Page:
Surrogacy is becoming more and more common, but it is often misunderstood. Did you know that Oregon is one of the most surrogacy-friendly states in the country, while it is still illegal in Washington state? The surrogacy landscape is changing fast as more and more people embrace it as a way to create a family.
To clear up some of these misconceptions, we sat down with Carey Flamer-Powell, who is the Founder and Director of All Families Surrogacy, a surrogacy agency located in Beaverton. As an experienced surrogate and now an agency director, Carey is a great resource for anyone curious about becoming a surrogate or having a child through surrogacy.
Tell us about your surrogacy journey and what made you decide to become a surrogate.
My wife and I had our daughter with the help of a sperm donor. Starting a family is something we never would have been able to experience without the help of a very kind, anonymous donor. After our daughter was born, I knew it was a gift I wanted to give to someone else. I looked into surrogacy and eventually delivered a healthy baby boy for a couple in Georgia. It was a amazing experience, and it prompted me to start my own agency to help others do the same.
Who can become a surrogate? What are the requirements?
This can vary between clinics and agencies, but our requirements are that you have to be between 21-40 and have given birth to at least one child of your own, with a healthy pregnancy and delivery history. We carefully screen all of our surrogates. Surrogacy is a huge responsibility, and we want to be sure our surrogates are both physically and emotionally ready.
Who are the parents you work with who are having babies through surrogacy?
We work primarily with LGBT intended parents, but we are happy to work with parents from all walks of life – hence, the agency name “All Families”. Most of our clients come from around the world, where surrogacy is not available and they are unable to have children of their own without some form of reproductive assistance. They come to the United States because we have ethical and established procedures surrounding surrogacy, and all parties are protected by our process.
What if the surrogate doesn’t want to give up the baby when it is born?
This is a commonly misunderstood part of surrogacy. All our surrogates are gestational carriers, meaning there is no genetic tie to the baby whatsoever. The embryo is created via IVF at a fertility clinic, using genetic material of either the intended parent(s) and/or a donor, and the surrogate simply carries the pregnancy. Surrogates are all moms who are done having babies of their own. While the surrogates naturally have a connection with the baby they carry as a surrogate, they are not the biological or legal parent of that child. Most surrogates describe it as giving the baby “back” to the parents, versus giving it “up,” as it was never the surrogate’s child to begin with.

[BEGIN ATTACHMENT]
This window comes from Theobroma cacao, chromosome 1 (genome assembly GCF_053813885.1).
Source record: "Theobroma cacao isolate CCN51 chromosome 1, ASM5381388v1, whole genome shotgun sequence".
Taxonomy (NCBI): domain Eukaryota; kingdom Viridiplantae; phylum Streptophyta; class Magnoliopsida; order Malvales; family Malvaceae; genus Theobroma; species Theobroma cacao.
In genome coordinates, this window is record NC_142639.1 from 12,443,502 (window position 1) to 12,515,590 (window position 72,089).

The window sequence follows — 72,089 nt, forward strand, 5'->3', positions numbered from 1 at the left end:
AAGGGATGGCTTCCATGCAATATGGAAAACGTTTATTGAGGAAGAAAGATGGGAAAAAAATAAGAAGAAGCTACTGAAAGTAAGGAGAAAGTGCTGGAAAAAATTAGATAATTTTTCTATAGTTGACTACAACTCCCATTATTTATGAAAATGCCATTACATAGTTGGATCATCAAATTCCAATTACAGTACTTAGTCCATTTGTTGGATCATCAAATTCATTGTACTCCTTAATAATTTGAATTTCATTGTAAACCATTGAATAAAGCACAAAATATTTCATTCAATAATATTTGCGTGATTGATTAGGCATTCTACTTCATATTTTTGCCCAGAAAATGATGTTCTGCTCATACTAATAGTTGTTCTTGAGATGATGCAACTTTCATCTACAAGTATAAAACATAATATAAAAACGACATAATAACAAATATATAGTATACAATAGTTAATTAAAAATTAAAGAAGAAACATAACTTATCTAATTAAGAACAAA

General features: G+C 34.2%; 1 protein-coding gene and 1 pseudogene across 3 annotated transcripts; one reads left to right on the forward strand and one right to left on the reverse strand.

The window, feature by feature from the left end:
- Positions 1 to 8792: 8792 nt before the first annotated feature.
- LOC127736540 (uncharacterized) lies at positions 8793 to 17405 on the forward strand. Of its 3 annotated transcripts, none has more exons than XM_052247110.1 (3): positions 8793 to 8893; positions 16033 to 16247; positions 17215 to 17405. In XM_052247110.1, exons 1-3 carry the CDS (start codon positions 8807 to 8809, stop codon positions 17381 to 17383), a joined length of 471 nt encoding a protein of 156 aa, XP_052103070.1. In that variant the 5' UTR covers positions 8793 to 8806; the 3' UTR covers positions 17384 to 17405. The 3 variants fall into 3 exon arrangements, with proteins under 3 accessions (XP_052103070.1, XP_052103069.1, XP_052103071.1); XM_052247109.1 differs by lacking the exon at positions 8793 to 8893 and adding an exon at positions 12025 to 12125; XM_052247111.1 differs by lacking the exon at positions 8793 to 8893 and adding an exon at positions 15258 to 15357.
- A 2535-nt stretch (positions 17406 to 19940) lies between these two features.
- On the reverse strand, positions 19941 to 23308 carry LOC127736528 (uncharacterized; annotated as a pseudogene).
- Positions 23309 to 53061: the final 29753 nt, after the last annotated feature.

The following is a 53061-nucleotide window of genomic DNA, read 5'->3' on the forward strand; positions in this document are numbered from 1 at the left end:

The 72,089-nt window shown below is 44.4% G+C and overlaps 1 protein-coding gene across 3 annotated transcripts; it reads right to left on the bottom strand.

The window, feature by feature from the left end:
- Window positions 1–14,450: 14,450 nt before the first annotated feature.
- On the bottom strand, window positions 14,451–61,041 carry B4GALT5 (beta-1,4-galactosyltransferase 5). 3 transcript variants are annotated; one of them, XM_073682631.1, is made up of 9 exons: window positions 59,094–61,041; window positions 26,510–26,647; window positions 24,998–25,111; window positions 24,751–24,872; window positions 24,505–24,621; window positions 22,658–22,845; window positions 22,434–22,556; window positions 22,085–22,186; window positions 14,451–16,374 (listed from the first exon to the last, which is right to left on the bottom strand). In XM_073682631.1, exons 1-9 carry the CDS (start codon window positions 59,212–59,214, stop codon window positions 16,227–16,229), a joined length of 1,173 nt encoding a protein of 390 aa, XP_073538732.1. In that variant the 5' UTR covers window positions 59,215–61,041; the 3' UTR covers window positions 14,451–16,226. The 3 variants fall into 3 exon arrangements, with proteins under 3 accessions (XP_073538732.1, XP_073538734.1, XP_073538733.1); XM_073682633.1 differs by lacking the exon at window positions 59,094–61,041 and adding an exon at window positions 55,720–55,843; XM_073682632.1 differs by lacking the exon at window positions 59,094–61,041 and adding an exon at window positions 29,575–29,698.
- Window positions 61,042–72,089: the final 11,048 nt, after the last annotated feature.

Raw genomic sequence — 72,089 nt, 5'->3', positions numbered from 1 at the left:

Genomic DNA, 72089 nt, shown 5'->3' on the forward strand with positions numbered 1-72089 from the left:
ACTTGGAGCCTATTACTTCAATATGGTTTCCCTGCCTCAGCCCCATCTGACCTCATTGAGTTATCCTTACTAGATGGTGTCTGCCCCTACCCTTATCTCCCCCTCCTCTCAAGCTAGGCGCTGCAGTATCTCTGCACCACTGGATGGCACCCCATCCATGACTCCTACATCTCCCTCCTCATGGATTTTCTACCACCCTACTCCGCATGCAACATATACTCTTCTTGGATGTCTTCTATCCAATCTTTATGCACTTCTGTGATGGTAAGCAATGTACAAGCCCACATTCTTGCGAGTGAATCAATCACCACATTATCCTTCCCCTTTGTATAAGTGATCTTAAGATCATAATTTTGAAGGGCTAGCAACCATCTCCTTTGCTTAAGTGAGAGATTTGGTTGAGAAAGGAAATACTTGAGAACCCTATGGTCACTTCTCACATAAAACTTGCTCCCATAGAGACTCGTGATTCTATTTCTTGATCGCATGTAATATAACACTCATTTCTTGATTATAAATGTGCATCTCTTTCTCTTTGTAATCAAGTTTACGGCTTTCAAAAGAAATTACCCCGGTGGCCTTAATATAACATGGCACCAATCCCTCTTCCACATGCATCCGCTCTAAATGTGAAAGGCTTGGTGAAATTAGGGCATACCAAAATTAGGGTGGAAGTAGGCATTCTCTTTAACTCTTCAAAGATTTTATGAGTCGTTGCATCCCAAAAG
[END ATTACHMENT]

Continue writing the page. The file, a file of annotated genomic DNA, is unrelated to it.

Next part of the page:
What would you like people to know about surrogacy that they may not know already?
One of the most unexpected parts of the process is the incredible connection that can form between the surrogate, intended parents and even their extended families. In the process of creating a family, the surrogate often becomes another member of the family, and it is so amazing to see these bonds form across continents and cultures. I am still very close to the moms whose son I carried, and we plan to see each other at least once a year.
What should be the first steps for someone considering becoming a surrogate?
First, get information! We’re always happy to talk to women who are interested but not sure about the process or who have lots of questions. You can find our agency online, or you can come to one of our meet-ups to talk with other surrogates about their experience. If you feel ready to make the next step, applying is easy and can be done online in just a couple of minutes. We are also hosting a family friendly Halloween Bash Surrogacy Open House, where our staff and experienced surrogates will be on hand to answer your surrogacy questions. Details on that event and our general surrogate inquiry form are available on our website at allfamiliessurrogacy.com.
Carey Flamer-Powell is the Director and Founder of All Families Surrogacy, LLC. Carey is an out lesbian and experienced gestational carrier, and delivered a healthy baby boy for a wonderful lesbian couple. Carey’s passion for surrogacy began even before she became a gestational carrier. She and her wife, Michele, conceived their now 5 year old daughter through third party reproduction. Carey knew then that she wanted to help another individual or couple build their family one day. After many years of research and experiencing a wonderful surrogacy journey of her own, Carey founded AFS with the intention of making surrogacy accessible to every individual and couple. Having been a gestational carrier for an LGBT couple and being a member of the LGBT community herself, Carey has a particular passion for assisting LGBT individuals and couples build their family.